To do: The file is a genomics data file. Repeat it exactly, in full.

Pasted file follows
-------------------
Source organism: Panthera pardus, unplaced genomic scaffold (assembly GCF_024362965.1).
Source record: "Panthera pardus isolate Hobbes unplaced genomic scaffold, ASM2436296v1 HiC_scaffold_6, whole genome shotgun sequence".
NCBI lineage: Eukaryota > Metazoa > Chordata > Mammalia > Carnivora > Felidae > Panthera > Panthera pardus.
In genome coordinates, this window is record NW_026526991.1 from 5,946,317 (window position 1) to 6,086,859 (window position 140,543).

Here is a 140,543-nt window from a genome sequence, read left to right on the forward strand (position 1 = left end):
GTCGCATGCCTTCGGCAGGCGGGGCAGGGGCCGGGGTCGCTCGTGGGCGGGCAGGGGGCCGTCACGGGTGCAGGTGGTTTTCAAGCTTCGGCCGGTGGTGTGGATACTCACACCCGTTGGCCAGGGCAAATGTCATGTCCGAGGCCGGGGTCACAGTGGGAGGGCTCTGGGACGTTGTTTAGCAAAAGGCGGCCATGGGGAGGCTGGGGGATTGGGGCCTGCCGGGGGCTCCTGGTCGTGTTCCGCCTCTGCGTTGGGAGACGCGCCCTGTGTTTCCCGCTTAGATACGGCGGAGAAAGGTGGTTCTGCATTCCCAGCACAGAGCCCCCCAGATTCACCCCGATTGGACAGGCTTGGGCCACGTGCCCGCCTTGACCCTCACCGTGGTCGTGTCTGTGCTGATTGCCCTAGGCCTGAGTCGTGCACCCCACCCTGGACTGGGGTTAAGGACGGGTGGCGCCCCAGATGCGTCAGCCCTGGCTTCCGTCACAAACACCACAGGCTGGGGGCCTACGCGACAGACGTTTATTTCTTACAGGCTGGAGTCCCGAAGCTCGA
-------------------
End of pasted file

Source organism: Panthera pardus, unplaced genomic scaffold (assembly GCF_024362965.1).
Source record: "Panthera pardus isolate Hobbes unplaced genomic scaffold, ASM2436296v1 HiC_scaffold_6, whole genome shotgun sequence".
NCBI lineage: Eukaryota > Metazoa > Chordata > Mammalia > Carnivora > Felidae > Panthera > Panthera pardus.
In genome coordinates, this window is record NW_026526991.1 from 5,946,317 (window position 1) to 6,086,859 (window position 140,543).

Here is a 140,543-nt window from a genome sequence, read left to right on the forward strand (position 1 = left end):
GTCGCATGCCTTCGGCAGGCGGGGCAGGGGCCGGGGTCGCTCGTGGGCGGGCAGGGGGCCGTCACGGGTGCAGGTGGTTTTCAAGCTTCGGCCGGTGGTGTGGATACTCACACCCGTTGGCCAGGGCAAATGTCATGTCCGAGGCCGGGGTCACAGTGGGAGGGCTCTGGGACGTTGTTTAGCAAAAGGCGGCCATGGGGAGGCTGGGGGATTGGGGCCTGCCGGGGGCTCCTGGTCGTGTTCCGCCTCTGCGTTGGGAGACGCGCCCTGTGTTTCCCGCTTAGATACGGCGGAGAAAGGTGGTTCTGCATTCCCAGCACAGAGCCCCCCAGATTCACCCCGATTGGACAGGCTTGGGCCACGTGCCCGCCTTGACCCTCACCGTGGTCGTGTCTGTGCTGATTGCCCTAGGCCTGAGTCGTGCACCCCACCCTGGACTGGGGTTAAGGACGGGTGGCGCCCCAGATGCGTCAGCCCTGGCTTCCGTCACAAACACCACAGGCTGGGGGCCTACGCGACAGACGTTTATTTCTTACAGGCTGGAGTCCCGAAGCTCGA